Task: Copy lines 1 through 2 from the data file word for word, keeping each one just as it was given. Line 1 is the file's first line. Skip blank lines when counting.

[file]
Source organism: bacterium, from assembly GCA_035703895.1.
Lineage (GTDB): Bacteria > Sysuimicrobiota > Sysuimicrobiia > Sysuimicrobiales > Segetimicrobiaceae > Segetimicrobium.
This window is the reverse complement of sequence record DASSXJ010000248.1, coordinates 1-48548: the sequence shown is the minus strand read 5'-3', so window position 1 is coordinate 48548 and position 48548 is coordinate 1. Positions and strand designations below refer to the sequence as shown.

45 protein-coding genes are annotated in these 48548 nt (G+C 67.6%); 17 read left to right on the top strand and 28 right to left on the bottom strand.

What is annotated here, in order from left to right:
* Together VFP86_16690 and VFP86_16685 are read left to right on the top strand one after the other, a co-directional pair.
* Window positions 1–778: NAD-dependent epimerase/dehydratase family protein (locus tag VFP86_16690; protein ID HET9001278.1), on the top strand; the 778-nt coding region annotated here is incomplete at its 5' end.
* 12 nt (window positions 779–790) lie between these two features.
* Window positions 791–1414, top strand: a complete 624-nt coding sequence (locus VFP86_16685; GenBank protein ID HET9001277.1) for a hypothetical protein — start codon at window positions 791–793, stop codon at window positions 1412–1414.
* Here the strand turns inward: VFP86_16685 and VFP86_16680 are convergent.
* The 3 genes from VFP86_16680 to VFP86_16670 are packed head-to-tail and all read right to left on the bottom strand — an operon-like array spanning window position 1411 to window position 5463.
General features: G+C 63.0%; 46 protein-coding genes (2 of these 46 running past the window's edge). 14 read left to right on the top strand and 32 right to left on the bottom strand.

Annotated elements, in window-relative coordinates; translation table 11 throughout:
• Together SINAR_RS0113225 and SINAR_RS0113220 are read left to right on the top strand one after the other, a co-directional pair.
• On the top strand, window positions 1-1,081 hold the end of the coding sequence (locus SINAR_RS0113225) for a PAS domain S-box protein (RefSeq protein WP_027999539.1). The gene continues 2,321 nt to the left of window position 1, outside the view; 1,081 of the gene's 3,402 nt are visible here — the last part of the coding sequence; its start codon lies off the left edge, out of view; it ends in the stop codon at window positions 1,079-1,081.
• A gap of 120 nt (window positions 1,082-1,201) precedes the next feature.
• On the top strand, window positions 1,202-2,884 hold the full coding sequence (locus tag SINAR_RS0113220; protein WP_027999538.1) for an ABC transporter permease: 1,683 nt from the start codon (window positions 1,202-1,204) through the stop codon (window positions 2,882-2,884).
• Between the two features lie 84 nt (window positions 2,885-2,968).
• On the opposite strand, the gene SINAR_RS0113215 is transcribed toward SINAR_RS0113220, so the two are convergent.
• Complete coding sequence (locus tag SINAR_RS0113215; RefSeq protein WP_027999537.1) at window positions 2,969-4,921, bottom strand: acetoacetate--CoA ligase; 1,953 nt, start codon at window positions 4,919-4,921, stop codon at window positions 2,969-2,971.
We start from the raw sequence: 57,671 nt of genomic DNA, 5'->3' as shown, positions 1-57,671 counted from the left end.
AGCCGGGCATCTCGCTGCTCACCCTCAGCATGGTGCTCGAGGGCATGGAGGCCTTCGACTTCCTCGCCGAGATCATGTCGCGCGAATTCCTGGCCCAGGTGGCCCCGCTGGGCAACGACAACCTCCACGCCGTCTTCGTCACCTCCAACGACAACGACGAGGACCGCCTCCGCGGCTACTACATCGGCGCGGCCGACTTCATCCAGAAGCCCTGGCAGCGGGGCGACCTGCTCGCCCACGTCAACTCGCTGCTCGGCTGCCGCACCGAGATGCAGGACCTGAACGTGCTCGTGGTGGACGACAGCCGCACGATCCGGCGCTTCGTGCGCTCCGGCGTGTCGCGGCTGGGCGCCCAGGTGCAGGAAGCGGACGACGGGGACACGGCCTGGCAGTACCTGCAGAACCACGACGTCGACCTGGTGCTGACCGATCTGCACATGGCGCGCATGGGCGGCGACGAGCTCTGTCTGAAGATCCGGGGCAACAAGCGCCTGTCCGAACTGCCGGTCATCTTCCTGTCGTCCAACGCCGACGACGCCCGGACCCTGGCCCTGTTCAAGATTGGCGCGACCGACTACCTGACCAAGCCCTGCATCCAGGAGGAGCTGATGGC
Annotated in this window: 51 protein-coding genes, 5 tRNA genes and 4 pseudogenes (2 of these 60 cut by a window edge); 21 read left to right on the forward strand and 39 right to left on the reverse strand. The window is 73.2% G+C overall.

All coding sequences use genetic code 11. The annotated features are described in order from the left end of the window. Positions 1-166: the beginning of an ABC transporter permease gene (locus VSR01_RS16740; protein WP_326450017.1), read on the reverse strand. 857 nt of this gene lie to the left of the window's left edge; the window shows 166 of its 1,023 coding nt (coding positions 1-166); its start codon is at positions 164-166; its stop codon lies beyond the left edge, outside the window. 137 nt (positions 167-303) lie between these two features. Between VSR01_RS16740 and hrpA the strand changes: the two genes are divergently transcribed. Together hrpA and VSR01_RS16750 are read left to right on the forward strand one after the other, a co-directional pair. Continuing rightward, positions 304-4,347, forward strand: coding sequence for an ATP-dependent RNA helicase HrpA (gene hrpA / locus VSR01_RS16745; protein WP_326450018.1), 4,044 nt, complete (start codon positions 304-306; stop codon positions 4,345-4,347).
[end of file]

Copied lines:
Source organism: bacterium, from assembly GCA_035703895.1.
Lineage (GTDB): Bacteria > Sysuimicrobiota > Sysuimicrobiia > Sysuimicrobiales > Segetimicrobiaceae > Segetimicrobium.